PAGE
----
Tuesday, August 19, 2014

Obama's African Cant

 Obama said : "We don't look to Africa simply for its natural resources. We recognise Africa for its greatest resource which is its people and its talents and its potential".

Many Africans know that this was empty rhetoric. Obama's claim that the U.S. looks beyond oil and mineral resources should be treated with the contempt it deserves.

The US are genuinely frightened of the rate at which China is making concrete investment and control over Africa's crude oil and mineral resources. By 2009, China was already Africa's main trading partner, surpassing USA. In 2012, China's trade volume with Africa hit US$ 198.5 billion mark while the U.S. was at only US$99.8 billion. That is twice as much trading already and yet China's trade with Africa is only 5% of its total globe trade. It is estimated that more than 80% of China's US$98.3 billion of import from Africa in 2011 were in minerals, raw resources, and crude oil.

USA has been meddling in Africa for centuries. Why then is Obama misinforming the world about U.S. interests and presence in Africa as if U.S. is a new entrant in exploiting the continent?  The current predicament of Africa and its lagged economic progress is mainly attributable to these centuries of exploitative bullying from the U.S., UK, France and most of their colonial apparatuses that continue to meddle in Africa's internal affairs.  Africa would not have been as poor and deficient in all internal aspects to compete favourably in the international markets.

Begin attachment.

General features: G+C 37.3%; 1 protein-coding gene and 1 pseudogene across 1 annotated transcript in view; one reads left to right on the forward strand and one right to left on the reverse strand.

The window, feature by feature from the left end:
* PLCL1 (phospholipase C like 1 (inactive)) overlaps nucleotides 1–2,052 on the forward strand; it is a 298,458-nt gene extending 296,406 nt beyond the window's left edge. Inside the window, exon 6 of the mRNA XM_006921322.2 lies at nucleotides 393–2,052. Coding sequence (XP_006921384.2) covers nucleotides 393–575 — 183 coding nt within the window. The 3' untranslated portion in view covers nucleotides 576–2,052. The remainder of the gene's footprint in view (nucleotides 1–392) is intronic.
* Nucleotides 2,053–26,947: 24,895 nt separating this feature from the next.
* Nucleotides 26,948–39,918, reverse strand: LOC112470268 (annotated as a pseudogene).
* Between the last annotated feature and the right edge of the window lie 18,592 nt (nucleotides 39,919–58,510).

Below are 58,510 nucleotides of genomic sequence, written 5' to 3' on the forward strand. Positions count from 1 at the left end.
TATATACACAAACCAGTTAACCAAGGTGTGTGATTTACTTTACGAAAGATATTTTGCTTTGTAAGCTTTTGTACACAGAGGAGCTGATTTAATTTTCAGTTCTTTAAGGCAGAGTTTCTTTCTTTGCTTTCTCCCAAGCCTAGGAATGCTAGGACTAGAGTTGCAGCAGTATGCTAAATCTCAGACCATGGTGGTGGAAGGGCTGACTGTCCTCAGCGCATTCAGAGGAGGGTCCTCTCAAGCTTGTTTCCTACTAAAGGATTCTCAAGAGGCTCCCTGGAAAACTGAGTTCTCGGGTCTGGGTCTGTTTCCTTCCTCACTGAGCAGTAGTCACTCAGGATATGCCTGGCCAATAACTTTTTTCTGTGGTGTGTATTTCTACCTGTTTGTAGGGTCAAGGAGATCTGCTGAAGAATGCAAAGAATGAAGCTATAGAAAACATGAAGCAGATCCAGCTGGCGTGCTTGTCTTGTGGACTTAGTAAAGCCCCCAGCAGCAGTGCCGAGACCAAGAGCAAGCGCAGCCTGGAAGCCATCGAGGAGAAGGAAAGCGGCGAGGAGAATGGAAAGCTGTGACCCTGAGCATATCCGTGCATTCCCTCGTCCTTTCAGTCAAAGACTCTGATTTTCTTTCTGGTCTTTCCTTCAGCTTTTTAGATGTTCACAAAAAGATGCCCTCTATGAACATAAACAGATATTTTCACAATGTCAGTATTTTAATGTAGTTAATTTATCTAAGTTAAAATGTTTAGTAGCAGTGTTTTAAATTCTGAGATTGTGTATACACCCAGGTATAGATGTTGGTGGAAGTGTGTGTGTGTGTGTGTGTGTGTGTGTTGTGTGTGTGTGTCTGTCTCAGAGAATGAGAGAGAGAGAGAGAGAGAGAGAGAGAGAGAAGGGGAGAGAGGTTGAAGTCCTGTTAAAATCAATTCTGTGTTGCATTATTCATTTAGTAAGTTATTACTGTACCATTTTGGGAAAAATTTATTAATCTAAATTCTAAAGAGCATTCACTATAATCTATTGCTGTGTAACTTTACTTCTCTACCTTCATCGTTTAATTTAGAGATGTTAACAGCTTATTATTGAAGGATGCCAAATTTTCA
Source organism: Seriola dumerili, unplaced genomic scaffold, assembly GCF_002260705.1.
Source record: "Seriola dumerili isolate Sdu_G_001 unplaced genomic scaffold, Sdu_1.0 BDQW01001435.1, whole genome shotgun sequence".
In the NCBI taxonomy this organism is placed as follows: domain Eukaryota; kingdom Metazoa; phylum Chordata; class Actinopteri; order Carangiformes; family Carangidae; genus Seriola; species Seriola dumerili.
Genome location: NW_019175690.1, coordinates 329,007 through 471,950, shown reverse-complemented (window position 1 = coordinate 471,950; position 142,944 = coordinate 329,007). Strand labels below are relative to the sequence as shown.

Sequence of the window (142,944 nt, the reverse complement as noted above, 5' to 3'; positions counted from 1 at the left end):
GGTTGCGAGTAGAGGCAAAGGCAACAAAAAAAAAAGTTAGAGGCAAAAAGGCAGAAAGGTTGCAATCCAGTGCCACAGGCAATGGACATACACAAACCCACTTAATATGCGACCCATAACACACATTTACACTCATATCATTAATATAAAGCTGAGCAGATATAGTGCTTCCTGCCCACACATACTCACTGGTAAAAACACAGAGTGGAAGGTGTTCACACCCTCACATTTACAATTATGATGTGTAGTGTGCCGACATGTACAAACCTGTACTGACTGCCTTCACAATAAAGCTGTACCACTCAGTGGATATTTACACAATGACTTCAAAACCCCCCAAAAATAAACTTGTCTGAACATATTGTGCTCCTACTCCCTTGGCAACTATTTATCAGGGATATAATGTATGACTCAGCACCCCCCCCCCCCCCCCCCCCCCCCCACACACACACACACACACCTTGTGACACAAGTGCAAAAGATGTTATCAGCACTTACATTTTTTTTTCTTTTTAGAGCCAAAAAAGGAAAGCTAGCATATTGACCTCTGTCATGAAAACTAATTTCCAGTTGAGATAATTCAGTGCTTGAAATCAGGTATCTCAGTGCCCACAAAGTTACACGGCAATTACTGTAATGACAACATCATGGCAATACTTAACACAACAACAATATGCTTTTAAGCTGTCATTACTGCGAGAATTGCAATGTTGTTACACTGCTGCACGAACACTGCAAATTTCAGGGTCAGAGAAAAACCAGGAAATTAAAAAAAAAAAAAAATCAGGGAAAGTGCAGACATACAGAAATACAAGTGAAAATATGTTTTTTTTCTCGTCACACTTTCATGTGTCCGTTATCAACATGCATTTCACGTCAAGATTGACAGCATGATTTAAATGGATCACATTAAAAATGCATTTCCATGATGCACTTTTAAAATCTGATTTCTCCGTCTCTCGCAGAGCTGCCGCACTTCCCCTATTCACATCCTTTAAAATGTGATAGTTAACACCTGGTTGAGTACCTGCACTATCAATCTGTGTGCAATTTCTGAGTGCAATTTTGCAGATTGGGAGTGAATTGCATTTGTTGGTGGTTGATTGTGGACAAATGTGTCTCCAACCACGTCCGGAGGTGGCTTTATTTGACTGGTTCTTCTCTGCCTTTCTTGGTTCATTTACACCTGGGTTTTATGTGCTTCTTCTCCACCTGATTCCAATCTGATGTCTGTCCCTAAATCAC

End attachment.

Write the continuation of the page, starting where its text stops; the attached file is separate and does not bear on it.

The U.S. has footprints in each and every country in Africa, stable or unstable. They are there primarily and precisely for economic benefit, not to develop human resources or African infrastructure.

Obama offers of $33 billion in new trade partnerships are to ensure that U.S. goods and services gain access to African markets. One only needs to read John Perkins' 2004 book: "Confession of an economic hit man" Perkins is unequivocal in his narration of how the US has always used underhand methods such as assassinations, cultivating civil unrest leading to regime change, paying bribe to influential leaders and where possible, supplying arms and protection of crooked leaders to manipulate co-operations of all kinds from any country in the world. Perkins provides numerous examples around the world where the US is still involved or where it left tragic footprints in pursuit of its interests.

According to Jeffrey Sach's 2005 "End of Poverty: economic possibilities for our times" The true story of African billion dollars losses", to unpack the worthlessness of this Obama US-Africa trade package. the true value of American foreign aid that reached the person in Africa in 2002 was only 6 cents after all deductions. Both Perkins and Sachs show that most of the money that the U.S. offers to Africa, either as aid for cooperation or grants go directly to U.S. agencies, paying off "expatriates", deduction for debts owed and financing infrastructure that serves American interests in those countries.

 Health Poverty Action's 2014 report, "Honest Account?" shows that for every US$ 30 billion in foreign aid that Africa receives annually, it losses US$192 billion. The money is lost through loan and debt repaying of US$46.5 billion. Other losses include US$35.3 Billion in tax evasion and other illicit financial flows facilitated through tax havens; US$17 billion in illegal logging; US$3 billion in remittances; US$46.3 billion repatriation of profits made by multinational companies; US$1.3 billion in illegal fishing and Africa incurs a loss of US$36.6 billion as a result of climate change and US$6 billion as a result of brain drain.

From here

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